A spokesman for the Department of Environmental Protection says the Snow Bowl site remains secure despite recent algae blooms appearing on Hosmer Pond.

Staff from the DEP's Water Quality Bureau visited Hosmer Pond May 17 in response to photographs submitted to the agency by neighbor Lee Schneller Sligh, who serves as a certified volunteer pond monitor. The agency's Land Resource Bureau also visited the Snow Bowl May 18 for a regularly scheduled site visit and found that the erosion control processes previously put in place are working and the site is stable, according to David Madore, DEPs director of communications, education and outreach.

Sligh said in an email to DEP that people living on Hosmer Pond continue to be concerned about the conditions at the Snow Bowl. On May 14, she photographed an algae bloom in one area and evidence of scattered algae in other areas. She said the worst bloom is directly in front of her swim float.

Although the site may be secure right now, Sligh said, confirmed erosion and sedimentation events from the past two years has added excess nutrients to the pond, which are now playing havoc with the algae in swimming areas, which is clearly shown in her photos.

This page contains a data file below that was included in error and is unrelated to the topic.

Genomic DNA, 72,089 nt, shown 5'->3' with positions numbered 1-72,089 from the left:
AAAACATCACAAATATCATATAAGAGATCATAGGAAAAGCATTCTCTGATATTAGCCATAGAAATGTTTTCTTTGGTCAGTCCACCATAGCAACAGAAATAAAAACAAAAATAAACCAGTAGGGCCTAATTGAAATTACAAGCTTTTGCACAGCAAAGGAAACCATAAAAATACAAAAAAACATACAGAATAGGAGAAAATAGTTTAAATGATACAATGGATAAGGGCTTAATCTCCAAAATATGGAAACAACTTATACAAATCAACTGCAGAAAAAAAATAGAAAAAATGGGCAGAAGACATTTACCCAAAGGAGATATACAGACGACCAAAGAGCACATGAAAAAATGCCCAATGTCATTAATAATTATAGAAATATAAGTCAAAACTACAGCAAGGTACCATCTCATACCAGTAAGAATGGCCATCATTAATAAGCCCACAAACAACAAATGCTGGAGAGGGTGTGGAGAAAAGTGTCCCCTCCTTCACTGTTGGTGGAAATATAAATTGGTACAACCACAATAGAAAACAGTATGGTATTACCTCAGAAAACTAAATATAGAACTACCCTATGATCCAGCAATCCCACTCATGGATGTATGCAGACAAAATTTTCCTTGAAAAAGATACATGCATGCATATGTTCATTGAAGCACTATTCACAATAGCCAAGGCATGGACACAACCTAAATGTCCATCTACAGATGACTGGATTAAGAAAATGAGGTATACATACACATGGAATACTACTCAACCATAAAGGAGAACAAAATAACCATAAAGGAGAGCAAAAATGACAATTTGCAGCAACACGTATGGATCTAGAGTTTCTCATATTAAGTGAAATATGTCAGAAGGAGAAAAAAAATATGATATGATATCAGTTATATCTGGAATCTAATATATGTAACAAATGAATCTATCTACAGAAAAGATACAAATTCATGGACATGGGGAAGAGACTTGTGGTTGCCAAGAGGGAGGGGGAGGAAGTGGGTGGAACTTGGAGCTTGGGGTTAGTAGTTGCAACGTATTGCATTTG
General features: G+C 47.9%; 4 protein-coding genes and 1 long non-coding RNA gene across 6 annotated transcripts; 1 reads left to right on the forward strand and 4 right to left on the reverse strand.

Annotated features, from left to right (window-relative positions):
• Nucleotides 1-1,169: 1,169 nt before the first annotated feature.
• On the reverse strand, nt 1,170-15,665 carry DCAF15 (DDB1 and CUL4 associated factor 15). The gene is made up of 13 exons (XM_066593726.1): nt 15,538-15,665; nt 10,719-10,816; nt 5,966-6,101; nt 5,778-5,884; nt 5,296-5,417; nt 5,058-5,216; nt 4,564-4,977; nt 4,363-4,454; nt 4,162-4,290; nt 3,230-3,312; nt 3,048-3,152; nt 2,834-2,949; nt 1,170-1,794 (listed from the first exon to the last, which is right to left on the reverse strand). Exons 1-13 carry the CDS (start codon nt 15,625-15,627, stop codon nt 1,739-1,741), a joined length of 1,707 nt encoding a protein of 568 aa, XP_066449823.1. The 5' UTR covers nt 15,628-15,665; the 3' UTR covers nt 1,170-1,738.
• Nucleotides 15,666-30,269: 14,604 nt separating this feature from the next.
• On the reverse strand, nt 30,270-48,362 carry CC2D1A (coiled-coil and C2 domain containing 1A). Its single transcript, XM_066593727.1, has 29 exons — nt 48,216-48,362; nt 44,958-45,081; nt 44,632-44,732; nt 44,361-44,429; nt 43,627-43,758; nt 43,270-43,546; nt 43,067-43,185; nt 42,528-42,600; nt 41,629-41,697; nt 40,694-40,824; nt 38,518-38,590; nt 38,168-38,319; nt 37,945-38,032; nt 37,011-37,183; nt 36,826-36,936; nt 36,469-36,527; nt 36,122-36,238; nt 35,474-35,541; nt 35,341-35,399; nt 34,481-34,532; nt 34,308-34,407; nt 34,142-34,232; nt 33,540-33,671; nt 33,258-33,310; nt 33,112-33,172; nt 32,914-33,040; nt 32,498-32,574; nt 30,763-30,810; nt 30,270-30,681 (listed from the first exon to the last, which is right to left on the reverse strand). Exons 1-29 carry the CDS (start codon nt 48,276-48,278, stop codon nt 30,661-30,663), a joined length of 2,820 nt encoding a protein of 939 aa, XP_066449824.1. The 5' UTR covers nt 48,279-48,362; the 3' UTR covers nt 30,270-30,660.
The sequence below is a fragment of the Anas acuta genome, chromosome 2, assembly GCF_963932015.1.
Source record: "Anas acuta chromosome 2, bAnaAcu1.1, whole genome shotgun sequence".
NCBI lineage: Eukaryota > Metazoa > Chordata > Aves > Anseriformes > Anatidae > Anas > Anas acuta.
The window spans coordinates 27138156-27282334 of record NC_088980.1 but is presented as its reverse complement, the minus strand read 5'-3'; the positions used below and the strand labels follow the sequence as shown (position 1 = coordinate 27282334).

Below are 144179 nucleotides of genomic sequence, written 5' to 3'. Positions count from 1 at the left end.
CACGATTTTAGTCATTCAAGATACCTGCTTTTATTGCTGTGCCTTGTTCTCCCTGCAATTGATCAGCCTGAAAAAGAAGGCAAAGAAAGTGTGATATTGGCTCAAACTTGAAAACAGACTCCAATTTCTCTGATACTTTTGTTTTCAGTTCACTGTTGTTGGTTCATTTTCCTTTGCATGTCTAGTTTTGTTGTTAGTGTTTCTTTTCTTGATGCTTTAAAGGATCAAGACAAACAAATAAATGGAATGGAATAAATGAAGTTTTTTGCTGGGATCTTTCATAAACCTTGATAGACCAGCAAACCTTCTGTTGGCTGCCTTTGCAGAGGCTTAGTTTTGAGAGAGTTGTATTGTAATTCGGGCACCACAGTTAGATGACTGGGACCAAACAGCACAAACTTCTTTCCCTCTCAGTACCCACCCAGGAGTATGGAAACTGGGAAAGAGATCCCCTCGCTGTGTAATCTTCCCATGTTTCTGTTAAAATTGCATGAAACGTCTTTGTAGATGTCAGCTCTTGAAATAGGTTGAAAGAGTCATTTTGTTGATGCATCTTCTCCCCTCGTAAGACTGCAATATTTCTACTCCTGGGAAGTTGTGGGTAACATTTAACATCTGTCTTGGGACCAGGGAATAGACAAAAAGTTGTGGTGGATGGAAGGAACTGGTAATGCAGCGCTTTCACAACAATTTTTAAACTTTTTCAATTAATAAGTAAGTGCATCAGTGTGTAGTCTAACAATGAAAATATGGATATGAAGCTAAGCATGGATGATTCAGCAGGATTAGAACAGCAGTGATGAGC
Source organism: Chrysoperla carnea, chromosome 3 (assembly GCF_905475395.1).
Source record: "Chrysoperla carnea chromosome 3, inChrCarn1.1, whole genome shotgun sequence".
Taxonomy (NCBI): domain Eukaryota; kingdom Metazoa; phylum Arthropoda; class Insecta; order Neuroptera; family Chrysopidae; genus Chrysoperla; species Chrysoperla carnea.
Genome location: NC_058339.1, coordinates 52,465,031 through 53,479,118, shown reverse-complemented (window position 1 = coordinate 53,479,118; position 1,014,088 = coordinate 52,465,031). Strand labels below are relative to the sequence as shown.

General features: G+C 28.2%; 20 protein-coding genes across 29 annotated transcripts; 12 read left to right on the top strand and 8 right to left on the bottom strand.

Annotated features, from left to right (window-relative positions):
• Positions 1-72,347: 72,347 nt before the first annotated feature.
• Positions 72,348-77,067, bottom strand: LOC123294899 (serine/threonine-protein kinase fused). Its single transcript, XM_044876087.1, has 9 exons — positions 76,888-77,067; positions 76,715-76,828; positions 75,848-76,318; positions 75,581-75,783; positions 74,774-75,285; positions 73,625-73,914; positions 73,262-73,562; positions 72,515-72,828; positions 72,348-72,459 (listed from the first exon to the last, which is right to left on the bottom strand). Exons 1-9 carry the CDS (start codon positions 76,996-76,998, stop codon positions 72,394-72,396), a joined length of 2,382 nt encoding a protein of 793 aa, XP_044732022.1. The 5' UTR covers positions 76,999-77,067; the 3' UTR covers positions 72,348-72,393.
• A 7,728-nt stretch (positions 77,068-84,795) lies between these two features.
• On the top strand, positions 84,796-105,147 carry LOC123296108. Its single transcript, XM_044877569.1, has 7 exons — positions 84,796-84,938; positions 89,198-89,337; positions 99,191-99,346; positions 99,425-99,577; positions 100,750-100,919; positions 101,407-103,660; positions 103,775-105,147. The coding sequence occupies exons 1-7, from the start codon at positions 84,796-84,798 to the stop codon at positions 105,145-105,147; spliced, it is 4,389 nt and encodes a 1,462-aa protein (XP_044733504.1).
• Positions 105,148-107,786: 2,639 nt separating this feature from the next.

"We continue to be concerned about conditions at the Snow Bowl," Sligh wrote in the email. "For example, the native woody vegetation was clear-cut all along the lower edge of Hosmer Brook on one side near where it flows into Hosmer Pond. The stream bank is caving in due to the loss of root structure. In addition, the construction of a settling pond in that area clearly contributed to the collapse of part of the stream bank, which has been 'repaired' with rocks.

"It’s alarming that the town is still doing things which are clearly ecologically unsound, especially after turning the whole pond brown repeatedly with erosion and sedimentation events which the DEP labeled 'clearly preventable' over the course of 18 months."

Sligh also said many Hosmer Pond residents are disappointed the town has not yet been fined by the DEP for violations found at the Snow Bowl during the first phase of the redevelopment. Runoff resulting from cutting trees to make updates to ski trails on Ragged Mountain in spring 2014 caused Hosmer Pond to turn brown and some areas to fill with silt.

Madore said it is not uncommon for an enforcement case of this magnitude to take this amount of time to process.

"It is the department’s policy not to comment on ongoing enforcement cases," he said. "However I can assure area residents that our staff has been and continues to monitor the situation on Ragged Mountain and Hosmer Pond."

Courier Publications Editor Kim Lincoln can be reached at 236-8511 or by email at klincoln@villagesoup.com.